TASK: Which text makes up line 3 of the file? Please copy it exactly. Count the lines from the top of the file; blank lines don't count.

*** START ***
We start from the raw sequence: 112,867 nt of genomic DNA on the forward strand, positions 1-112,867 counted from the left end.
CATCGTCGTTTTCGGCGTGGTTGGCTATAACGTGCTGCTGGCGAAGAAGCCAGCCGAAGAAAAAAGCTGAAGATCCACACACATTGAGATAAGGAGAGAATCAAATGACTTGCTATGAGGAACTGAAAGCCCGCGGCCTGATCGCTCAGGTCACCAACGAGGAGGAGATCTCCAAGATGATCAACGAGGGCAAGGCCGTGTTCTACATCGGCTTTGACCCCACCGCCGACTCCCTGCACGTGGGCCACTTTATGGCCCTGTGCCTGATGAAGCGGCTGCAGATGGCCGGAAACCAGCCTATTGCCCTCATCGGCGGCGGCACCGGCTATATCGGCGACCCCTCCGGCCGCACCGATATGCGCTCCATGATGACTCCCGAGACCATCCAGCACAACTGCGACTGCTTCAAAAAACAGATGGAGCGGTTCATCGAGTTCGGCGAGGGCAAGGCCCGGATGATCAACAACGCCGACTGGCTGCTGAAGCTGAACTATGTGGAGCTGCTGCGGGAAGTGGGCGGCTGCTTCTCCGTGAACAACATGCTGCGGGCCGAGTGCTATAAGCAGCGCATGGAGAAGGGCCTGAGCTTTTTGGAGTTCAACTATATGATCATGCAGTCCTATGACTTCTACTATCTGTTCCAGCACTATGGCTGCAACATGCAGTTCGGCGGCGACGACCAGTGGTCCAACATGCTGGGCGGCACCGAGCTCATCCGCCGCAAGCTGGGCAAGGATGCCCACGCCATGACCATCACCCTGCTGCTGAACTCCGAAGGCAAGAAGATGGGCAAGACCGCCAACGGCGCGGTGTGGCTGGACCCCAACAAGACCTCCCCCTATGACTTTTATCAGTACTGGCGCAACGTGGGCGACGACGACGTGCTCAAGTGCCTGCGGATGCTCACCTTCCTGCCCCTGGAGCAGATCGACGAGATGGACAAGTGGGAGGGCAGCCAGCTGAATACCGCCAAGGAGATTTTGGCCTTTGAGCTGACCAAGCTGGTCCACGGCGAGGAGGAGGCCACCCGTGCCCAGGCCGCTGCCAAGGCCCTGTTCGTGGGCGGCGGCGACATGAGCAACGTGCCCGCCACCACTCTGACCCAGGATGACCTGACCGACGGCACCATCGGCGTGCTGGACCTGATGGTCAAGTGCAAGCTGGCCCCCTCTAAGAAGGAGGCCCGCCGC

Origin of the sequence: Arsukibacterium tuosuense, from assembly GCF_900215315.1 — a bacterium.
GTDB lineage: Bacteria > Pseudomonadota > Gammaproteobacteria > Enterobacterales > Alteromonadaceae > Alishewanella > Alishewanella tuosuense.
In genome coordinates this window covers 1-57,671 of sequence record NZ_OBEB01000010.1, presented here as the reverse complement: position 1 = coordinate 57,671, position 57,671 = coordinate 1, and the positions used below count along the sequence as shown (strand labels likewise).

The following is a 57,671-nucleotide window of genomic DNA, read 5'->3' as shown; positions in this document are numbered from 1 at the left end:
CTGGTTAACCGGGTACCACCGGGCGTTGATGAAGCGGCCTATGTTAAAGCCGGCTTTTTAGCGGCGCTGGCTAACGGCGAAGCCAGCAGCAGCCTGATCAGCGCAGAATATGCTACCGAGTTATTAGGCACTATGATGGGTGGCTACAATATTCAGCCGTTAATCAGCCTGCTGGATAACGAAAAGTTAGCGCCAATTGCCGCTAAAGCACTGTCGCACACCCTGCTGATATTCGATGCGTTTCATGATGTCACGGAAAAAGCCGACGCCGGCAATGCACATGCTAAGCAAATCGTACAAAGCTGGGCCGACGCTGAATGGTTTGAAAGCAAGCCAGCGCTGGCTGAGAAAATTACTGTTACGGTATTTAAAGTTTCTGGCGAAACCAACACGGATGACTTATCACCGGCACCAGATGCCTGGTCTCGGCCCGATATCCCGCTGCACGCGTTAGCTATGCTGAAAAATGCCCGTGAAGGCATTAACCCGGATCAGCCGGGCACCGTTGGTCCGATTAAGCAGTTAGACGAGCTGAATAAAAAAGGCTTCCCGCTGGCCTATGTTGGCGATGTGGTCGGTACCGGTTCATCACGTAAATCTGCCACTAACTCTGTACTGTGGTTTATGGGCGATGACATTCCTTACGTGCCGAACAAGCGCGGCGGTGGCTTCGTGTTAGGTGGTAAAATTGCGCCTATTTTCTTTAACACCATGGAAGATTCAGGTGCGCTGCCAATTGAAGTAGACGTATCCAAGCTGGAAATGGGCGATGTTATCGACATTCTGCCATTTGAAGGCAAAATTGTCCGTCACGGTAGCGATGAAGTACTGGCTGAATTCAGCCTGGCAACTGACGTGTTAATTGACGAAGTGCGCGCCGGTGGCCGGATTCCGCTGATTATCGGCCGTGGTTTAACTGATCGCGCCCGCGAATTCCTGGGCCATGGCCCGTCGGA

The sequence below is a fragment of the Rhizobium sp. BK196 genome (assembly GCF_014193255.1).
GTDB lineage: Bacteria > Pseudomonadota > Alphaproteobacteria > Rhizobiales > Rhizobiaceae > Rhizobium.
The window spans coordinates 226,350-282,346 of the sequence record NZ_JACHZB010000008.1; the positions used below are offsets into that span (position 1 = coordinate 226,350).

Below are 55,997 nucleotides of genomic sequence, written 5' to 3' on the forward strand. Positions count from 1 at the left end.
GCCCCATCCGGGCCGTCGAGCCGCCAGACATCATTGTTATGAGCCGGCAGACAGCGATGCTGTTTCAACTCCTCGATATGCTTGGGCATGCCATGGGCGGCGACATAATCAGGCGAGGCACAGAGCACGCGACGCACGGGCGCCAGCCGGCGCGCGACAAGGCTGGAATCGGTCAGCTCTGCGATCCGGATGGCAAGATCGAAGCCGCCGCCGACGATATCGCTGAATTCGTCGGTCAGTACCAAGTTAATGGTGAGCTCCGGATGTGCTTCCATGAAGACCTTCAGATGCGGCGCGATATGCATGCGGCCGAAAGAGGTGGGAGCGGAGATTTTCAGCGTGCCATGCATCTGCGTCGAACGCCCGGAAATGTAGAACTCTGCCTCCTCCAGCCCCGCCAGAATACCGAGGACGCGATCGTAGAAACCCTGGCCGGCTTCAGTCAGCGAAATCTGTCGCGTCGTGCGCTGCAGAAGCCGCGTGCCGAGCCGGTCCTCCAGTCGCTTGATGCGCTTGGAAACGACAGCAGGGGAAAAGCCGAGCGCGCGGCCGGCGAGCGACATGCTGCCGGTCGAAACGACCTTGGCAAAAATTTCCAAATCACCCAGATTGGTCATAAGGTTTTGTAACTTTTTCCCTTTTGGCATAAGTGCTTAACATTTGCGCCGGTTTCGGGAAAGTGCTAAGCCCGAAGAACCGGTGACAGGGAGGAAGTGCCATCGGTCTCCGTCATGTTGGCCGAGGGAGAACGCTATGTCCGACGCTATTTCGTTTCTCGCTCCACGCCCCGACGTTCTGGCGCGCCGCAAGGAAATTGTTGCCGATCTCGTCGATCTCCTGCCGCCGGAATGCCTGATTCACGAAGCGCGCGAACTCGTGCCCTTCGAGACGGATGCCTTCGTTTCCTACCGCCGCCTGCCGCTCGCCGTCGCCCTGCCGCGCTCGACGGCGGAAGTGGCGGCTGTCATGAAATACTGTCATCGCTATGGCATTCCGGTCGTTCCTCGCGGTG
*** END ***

Origin of the sequence: Arsukibacterium tuosuense, from assembly GCF_900215315.1 — a bacterium.